With just days until the deadline for Brexit hits, British Prime Minister Theresa May still doesn’t have an agreed upon deal with the European Union. As panic starts to mount with March 29 looming, a petition has been doing the rounds to revoke Article 50 and opt instead to remain in the EU.
According to the BBC, that petition actually crashed the British parliament’s website, and already has over 2 million signatures, making it the fastest growing petition in history. Parliament later tweeted to say the “rate of signatures was the highest the site has ever had to deal with.”
“The government repeatedly claims exiting the EU is ‘the will of the people’. We need to put a stop to this claim by proving the strength of public support now, for remaining in the EU. A People’s Vote may not happen — so vote now,” the petition states.
It’s not completely outside the realm of possibility that Article 50 could be revoked. Aside from the over 2 million members of the British public who think it’s a good idea, its popularity is also growing among MPs in the U.K., as the entire plan to leave becomes less and less clear.
Per New Statesman, the last week seems to have initiated a change of heart among many MPs, who, up until recently, were keen to leave. Now, many of them seem to think revoking Article 50 is possibly the best way forward.
After claiming she was on the side of the people last night she's ignoring them tonight. https://t.co/IXmXlEUAZe— The New European (@TheNewEuropean) March 21, 2019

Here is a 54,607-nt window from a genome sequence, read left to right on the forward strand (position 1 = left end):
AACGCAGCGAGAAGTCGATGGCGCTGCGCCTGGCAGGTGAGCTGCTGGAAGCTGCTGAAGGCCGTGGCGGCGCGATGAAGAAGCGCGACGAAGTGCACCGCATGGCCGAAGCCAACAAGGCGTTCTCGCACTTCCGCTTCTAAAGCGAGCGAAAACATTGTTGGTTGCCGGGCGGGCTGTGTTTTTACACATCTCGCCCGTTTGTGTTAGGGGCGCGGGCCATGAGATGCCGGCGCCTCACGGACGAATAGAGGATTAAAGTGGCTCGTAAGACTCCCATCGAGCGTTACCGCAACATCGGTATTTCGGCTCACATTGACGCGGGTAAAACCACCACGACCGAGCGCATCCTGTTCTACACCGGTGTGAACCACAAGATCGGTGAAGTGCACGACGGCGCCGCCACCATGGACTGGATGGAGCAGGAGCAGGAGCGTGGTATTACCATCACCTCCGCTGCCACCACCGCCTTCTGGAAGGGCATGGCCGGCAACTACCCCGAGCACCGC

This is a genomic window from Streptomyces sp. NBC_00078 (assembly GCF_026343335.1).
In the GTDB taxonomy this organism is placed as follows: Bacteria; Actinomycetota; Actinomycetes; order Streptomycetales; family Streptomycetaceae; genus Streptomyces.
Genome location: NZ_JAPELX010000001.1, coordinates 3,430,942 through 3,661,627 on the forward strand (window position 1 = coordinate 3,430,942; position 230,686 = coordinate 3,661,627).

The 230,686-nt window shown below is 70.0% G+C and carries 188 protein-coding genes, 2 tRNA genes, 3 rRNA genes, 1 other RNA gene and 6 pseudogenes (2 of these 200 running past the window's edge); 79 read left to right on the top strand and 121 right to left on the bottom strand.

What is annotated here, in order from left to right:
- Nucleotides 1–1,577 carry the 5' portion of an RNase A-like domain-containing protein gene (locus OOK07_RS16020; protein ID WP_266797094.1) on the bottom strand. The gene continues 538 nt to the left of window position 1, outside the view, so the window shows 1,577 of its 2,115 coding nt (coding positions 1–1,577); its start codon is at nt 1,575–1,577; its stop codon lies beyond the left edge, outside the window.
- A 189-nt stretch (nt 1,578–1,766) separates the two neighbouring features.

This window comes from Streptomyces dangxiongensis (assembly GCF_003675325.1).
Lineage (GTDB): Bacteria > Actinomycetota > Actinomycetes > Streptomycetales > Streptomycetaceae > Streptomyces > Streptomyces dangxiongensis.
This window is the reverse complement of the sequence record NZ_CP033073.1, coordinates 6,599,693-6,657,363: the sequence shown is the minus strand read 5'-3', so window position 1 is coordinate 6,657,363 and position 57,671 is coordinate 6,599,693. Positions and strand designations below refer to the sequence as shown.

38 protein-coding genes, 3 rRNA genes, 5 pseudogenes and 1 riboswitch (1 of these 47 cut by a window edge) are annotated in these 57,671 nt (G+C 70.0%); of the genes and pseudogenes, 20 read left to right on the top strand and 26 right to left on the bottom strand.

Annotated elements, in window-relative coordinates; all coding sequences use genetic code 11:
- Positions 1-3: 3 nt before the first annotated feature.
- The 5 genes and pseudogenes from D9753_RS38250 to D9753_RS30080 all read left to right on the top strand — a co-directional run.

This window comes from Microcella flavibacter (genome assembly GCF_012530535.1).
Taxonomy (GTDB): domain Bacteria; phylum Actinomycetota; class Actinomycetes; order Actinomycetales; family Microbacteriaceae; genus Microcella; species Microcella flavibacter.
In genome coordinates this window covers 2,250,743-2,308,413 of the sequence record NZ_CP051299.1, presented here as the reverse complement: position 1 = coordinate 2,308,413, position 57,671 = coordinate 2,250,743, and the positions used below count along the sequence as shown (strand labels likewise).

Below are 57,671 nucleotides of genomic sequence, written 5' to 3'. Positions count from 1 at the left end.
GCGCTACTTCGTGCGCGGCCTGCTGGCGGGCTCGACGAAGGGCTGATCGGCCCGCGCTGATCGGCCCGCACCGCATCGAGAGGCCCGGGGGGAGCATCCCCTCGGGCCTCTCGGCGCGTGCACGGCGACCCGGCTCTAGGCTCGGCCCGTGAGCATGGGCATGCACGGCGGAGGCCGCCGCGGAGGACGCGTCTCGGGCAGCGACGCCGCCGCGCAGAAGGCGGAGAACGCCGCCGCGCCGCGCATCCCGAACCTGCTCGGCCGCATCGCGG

“A second referendum will cause huge political damage and might not stop Brexit. No-deal Brexit causes huge economic damage and huge political damage. Revoking at the last minute just causes huge political damage,” one MP explained of their agreement with the option to revoke Article 50.
So far, the EU has agreed to move the deadline of March 29 to a later date to give Britain more time to come up with a suitable deal, and May has repeatedly stated she will not be revoking Article 50 because it would damage public trust.
“The PM has long been clear that failing to deliver on the referendum result would be a failure of democracy and a failure she wouldn’t countenance.”
But with fast-growing support from both the British public and her own MPs, will May be forced to give in and just accept this “failure”? May is sticking by her guns at this point, ignoring the petition as she plods along to what will likely end up being a no-deal Brexit.
Reports indicate that at one point in the past 24 hours, there were as many as 2,000 signatures per minute being penned on the petition, which is apparently what caused the website to crash at one point. It would appear that most of the signatures are coming from Bristol, Edinburgh, Manchester, Oxford, London, Cambridge, and Brighton.